Alan Greenspan attained an almost iconic status as Governor of the Federal Reserve Board. So, as his term draws to a close and his mantle of infallibility is passed on to his successor, it is worth examining whether his legacy will measure up and what we can expect from the new Fed chief, Ben Bernanke.
Few central bank governors have the kind of hagiography lavished upon them, especially in their lifetime, that Greenspan has had. But what makes for a great central bank governor in our modern societies, great institutions or great individuals?
In economics, we seldom have a clearly defined counterfactual: Would the economy have performed even better or a little differently if someone else had been at the helm? We can’t know, but there is little doubt that those “managing” the economy receive more credit than they deserve, if sometimes less blame.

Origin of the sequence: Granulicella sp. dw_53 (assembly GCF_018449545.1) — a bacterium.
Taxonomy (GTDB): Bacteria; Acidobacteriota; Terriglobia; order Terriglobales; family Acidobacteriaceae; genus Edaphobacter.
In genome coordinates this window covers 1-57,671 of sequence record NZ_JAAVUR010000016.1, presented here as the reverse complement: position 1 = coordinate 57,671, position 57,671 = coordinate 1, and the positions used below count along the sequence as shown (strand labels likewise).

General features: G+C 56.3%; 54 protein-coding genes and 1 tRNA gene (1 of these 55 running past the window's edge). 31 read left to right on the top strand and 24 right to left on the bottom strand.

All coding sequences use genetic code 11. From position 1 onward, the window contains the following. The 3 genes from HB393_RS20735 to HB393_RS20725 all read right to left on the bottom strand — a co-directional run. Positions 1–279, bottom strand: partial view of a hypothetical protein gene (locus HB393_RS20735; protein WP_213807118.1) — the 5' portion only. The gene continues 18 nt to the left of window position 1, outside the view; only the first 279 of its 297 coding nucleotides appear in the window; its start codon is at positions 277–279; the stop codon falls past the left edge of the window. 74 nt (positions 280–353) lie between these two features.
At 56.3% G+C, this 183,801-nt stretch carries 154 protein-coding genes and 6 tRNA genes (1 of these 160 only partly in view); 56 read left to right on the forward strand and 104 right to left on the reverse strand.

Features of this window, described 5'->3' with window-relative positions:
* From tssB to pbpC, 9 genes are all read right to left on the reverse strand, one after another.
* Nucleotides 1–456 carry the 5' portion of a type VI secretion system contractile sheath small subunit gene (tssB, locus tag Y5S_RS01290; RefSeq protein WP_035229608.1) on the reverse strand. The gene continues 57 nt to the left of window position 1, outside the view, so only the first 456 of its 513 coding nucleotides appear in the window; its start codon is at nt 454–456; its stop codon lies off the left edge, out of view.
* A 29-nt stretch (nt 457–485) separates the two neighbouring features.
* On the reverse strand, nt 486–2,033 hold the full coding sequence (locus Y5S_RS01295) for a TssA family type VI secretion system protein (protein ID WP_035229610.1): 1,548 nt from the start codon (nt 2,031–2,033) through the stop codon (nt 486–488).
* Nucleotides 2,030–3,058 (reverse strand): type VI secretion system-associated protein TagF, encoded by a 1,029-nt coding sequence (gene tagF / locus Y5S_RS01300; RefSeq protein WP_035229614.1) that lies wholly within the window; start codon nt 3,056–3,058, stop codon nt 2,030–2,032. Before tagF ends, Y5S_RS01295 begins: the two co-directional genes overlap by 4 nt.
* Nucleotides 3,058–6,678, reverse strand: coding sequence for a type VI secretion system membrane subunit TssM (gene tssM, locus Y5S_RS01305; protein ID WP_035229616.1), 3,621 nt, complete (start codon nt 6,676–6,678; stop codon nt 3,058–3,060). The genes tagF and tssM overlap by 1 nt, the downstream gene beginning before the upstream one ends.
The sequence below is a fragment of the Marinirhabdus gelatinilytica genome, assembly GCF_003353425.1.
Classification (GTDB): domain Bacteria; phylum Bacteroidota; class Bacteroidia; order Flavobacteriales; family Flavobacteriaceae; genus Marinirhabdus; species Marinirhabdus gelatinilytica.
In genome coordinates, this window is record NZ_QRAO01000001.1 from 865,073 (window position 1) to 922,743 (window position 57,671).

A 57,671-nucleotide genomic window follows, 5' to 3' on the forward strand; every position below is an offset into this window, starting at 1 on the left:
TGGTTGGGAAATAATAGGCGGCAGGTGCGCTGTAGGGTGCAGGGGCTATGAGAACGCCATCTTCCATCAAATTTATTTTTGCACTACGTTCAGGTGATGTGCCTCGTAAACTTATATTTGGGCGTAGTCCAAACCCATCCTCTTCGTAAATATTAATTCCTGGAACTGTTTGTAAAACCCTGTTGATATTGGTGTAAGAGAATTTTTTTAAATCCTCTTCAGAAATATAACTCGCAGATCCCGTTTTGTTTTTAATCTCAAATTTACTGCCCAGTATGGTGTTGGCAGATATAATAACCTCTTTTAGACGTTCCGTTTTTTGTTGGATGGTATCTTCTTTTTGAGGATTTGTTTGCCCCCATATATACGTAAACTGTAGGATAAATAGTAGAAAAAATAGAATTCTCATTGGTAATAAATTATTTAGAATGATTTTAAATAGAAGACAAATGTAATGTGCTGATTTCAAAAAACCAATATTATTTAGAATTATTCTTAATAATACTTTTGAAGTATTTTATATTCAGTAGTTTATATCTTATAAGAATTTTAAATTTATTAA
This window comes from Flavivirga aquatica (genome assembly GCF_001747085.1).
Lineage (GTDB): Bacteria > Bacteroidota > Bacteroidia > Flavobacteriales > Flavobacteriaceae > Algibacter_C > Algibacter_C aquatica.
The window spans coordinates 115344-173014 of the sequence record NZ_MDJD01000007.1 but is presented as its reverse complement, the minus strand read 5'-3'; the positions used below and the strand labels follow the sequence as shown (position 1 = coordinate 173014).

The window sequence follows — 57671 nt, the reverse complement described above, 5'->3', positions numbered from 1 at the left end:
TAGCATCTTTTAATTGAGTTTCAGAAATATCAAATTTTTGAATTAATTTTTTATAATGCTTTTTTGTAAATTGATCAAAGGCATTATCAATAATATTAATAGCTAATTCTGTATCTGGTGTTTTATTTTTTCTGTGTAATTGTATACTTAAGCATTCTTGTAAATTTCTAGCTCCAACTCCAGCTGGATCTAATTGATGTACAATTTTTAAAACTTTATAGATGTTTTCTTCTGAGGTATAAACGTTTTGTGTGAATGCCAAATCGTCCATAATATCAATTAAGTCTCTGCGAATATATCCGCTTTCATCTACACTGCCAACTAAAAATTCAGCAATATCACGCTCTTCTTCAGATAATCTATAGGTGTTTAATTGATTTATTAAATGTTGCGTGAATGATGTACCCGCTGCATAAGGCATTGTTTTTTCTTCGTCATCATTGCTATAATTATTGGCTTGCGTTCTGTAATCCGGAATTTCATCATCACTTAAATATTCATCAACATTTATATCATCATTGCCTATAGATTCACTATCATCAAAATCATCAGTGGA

Many forces behind the boom of the 1990’s, including advances in technology, were set in motion before Bill Clinton took office (just as the legacy of President George W. Bush’s deficits will be felt long after he leaves). So Greenspan cannot be given credit for the boom. But, while no central bank governor can ensure economic prosperity, mismanagement can cause enormous harm. Many of America’s post-World War II recessions were caused by the Fed hiking interest rates too fast and too far.